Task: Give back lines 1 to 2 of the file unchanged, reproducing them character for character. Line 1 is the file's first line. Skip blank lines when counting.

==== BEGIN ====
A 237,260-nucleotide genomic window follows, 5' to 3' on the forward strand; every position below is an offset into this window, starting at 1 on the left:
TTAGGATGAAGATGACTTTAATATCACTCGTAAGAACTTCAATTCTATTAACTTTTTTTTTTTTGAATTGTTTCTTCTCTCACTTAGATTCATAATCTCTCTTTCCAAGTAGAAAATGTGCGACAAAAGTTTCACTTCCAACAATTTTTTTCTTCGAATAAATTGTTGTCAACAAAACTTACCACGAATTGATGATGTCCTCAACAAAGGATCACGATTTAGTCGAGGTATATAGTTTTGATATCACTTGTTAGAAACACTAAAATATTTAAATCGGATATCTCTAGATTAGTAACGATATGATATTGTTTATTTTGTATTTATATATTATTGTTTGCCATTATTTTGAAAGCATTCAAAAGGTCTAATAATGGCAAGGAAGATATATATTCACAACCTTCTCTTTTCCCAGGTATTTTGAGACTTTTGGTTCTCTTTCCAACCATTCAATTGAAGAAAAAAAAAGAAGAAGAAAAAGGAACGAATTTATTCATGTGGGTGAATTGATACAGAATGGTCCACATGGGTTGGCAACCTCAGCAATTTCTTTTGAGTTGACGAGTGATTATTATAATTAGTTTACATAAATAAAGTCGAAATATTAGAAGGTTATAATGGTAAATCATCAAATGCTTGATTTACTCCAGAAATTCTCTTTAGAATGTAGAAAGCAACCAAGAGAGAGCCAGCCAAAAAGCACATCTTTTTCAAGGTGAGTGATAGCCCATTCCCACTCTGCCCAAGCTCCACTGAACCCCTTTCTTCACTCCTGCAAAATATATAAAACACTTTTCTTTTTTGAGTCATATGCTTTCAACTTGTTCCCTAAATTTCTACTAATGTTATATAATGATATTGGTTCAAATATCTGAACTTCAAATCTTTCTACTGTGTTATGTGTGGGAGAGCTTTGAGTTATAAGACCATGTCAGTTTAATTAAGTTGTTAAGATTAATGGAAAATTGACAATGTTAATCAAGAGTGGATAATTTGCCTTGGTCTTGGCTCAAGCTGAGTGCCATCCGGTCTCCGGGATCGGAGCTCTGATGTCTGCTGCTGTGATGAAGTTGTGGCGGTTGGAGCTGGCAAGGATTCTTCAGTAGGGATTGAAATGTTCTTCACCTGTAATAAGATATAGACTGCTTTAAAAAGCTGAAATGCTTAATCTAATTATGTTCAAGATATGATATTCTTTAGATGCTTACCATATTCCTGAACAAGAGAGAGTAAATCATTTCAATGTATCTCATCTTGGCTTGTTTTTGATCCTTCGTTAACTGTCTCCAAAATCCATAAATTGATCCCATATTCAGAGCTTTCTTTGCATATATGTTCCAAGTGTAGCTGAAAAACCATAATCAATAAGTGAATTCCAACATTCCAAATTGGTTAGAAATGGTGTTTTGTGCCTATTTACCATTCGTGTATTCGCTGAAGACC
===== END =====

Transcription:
A 237,260-nucleotide genomic window follows, 5' to 3' on the forward strand; every position below is an offset into this window, starting at 1 on the left:
TTAGGATGAAGATGACTTTAATATCACTCGTAAGAACTTCAATTCTATTAACTTTTTTTTTTTTGAATTGTTTCTTCTCTCACTTAGATTCATAATCTCTCTTTCCAAGTAGAAAATGTGCGACAAAAGTTTCACTTCCAACAATTTTTTTCTTCGAATAAATTGTTGTCAACAAAACTTACCACGAATTGATGATGTCCTCAACAAAGGATCACGATTTAGTCGAGGTATATAGTTTTGATATCACTTGTTAGAAACACTAAAATATTTAAATCGGATATCTCTAGATTAGTAACGATATGATATTGTTTATTTTGTATTTATATATTATTGTTTGCCATTATTTTGAAAGCATTCAAAAGGTCTAATAATGGCAAGGAAGATATATATTCACAACCTTCTCTTTTCCCAGGTATTTTGAGACTTTTGGTTCTCTTTCCAACCATTCAATTGAAGAAAAAAAAAGAAGAAGAAAAAGGAACGAATTTATTCATGTGGGTGAATTGATACAGAATGGTCCACATGGGTTGGCAACCTCAGCAATTTCTTTTGAGTTGACGAGTGATTATTATAATTAGTTTACATAAATAAAGTCGAAATATTAGAAGGTTATAATGGTAAATCATCAAATGCTTGATTTACTCCAGAAATTCTCTTTAGAATGTAGAAAGCAACCAAGAGAGAGCCAGCCAAAAAGCACATCTTTTTCAAGGTGAGTGATAGCCCATTCCCACTCTGCCCAAGCTCCACTGAACCCCTTTCTTCACTCCTGCAAAATATATAAAACACTTTTCTTTTTTGAGTCATATGCTTTCAACTTGTTCCCTAAATTTCTACTAATGTTATATAATGATATTGGTTCAAATATCTGAACTTCAAATCTTTCTACTGTGTTATGTGTGGGAGAGCTTTGAGTTATAAGACCATGTCAGTTTAATTAAGTTGTTAAGATTAATGGAAAATTGACAATGTTAATCAAGAGTGGATAATTTGCCTTGGTCTTGGCTCAAGCTGAGTGCCATCCGGTCTCCGGGATCGGAGCTCTGATGTCTGCTGCTGTGATGAAGTTGTGGCGGTTGGAGCTGGCAAGGATTCTTCAGTAGGGATTGAAATGTTCTTCACCTGTAATAAGATATAGACTGCTTTAAAAAGCTGAAATGCTTAATCTAATTATGTTCAAGATATGATATTCTTTAGATGCTTACCATATTCCTGAACAAGAGAGAGTAAATCATTTCAATGTATCTCATCTTGGCTTGTTTTTGATCCTTCGTTAACTGTCTCCAAAATCCATAAATTGATCCCATATTCAGAGCTTTCTTTGCATATATGTTCCAAGTGTAGCTGAAAAACCATAATCAATAAGTGAATTCCAACATTCCAAATTGGTTAGAAATGGTGTTTTGTGCCTATTTACCATTCGTGTATTCGCTGAAGACC